Tuesday, April 05, 2011

Ignatieff: I hear a statesman

This piece by Jane Taber of the Globe and Mail harangues Michael Ignatieff for his lack of specifics, but I think he sounds pretty reasonable here:
There was no mention of the hydro mega-project in the Liberal platform, released Sunday. But when asked about it Monday, Mr. Ignatieff spoke about involving Quebec – and maybe even Ontario – in a “pan-Canadian approach” to inter-provincial energy sharing.

“It’s not just a matter of Newfoundland and Labrador,” he said.

He argued that a Liberal government would not play off one province against another, suggesting that is what Mr. Harper is doing.

A federal government, he said, needs to “sit down with the province of Newfoundland and Labrador and the province of Quebec. ... Let’s think about this medium and long-term.”

He added: “But for heavens sake if we don’t sit in a room pretty soon we are going to be suboptimal as a country when we could be a superpower.”

The Liberal Leader suggested finding a way to “wheel this power through Quebec” and said that Canadians have to start “thinking big” on energy or risk having highly segmented markets that don’t speak to one another.
Contrast this approach to that of Harper, who has riled Québec premier Jean Charest by supporting federal bucks to develop the means to both harnass and transport reams of viable, renewable electricity to presumed New England markets via the maritime provinces - all to curry favour with the new premier of Newfoundland and Labrador in the hopes of taking a couple of parliamentary seats from that province. Never mind the ill will such a move might provoke in other jurisdictions.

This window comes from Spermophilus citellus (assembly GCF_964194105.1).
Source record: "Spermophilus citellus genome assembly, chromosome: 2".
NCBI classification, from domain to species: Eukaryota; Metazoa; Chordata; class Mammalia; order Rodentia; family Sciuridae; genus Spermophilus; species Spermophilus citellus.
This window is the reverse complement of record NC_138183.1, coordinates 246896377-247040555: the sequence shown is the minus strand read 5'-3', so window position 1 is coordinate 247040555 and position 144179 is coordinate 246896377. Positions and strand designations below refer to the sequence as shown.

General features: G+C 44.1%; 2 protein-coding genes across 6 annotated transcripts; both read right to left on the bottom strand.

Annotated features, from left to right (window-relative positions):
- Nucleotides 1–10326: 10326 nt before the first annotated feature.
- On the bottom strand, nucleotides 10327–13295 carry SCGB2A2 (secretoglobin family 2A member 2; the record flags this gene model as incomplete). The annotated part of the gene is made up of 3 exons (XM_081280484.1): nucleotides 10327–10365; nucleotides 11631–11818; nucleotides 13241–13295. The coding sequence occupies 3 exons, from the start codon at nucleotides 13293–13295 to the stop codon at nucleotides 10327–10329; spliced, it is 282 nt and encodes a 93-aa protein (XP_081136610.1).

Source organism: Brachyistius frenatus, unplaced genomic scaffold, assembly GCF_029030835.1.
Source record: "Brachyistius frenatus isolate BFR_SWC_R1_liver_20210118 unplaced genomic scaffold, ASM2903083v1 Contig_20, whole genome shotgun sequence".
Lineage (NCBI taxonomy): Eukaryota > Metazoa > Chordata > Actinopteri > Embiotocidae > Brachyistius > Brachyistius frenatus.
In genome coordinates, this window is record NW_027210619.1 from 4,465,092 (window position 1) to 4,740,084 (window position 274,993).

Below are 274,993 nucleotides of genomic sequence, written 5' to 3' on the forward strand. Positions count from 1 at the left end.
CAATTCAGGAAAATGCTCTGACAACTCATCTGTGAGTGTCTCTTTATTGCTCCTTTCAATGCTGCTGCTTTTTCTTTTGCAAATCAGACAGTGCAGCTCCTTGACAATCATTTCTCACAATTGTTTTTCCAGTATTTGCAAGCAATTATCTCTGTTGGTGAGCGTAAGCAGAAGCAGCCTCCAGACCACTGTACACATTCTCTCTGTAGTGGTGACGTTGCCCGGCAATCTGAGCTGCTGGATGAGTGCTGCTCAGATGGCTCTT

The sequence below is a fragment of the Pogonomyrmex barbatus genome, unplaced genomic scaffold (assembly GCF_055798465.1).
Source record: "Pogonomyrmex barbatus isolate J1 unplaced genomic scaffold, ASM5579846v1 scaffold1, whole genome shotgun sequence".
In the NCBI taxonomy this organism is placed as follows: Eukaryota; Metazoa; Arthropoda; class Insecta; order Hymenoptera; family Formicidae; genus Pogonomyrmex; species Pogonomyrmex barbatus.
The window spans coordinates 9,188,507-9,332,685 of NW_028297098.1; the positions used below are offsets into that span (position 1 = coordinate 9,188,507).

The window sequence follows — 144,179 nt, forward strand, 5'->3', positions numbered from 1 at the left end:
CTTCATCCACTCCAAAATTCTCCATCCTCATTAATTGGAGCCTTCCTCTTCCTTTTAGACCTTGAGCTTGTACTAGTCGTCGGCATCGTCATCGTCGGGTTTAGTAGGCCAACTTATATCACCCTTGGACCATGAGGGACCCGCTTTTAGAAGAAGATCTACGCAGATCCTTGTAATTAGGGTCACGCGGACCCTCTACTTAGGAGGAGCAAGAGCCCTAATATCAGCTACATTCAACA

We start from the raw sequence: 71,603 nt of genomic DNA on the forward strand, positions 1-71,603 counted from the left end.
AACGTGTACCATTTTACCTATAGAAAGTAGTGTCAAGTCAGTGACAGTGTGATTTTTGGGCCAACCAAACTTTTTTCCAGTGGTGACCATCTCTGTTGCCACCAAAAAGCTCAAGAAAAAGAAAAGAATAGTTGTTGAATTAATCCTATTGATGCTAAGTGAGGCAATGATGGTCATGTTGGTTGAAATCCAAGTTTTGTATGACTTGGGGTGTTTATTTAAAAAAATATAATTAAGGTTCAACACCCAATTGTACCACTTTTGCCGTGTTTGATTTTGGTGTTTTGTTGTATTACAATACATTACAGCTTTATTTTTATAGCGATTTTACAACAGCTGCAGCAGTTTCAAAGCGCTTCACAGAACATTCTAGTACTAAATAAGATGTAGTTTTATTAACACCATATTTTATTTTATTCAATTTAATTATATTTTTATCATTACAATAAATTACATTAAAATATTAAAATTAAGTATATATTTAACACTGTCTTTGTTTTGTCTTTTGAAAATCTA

It puzzles me that, despite this regional favouritism, Harper still refuses to cough up the dough his most prominent Québec ministers all but promised a few short months ago, to build a new NHL-ready arena for Québec City, on the grounds it would be unfair to other major cities in other provinces who are in the same situation.

I mean, what's a Québecois voter to think, anyway? Gilles Duceppe will gladly provide the answer. Ignatieff, too, except (poor bastard) he's gotta please somebody in 10 different provinces. Not just one.

Hence the statesmanship of his comments today.

And hence this blogger's newfound respect for the man. He is fighting the good fight, and it's possibly Canada's last best hope for a united future.

Moi, je m'occupe d'lui aider dès ce moment-là.

- 30 -

1 comment:

David Biltek said...

a good reasoned balanced approach, thank you for this...thank you for a reasoned approach, for commenting without tearing down and thank you for being engaged...I have been searching blogs over last week, and yours is one of a few reasonable posts.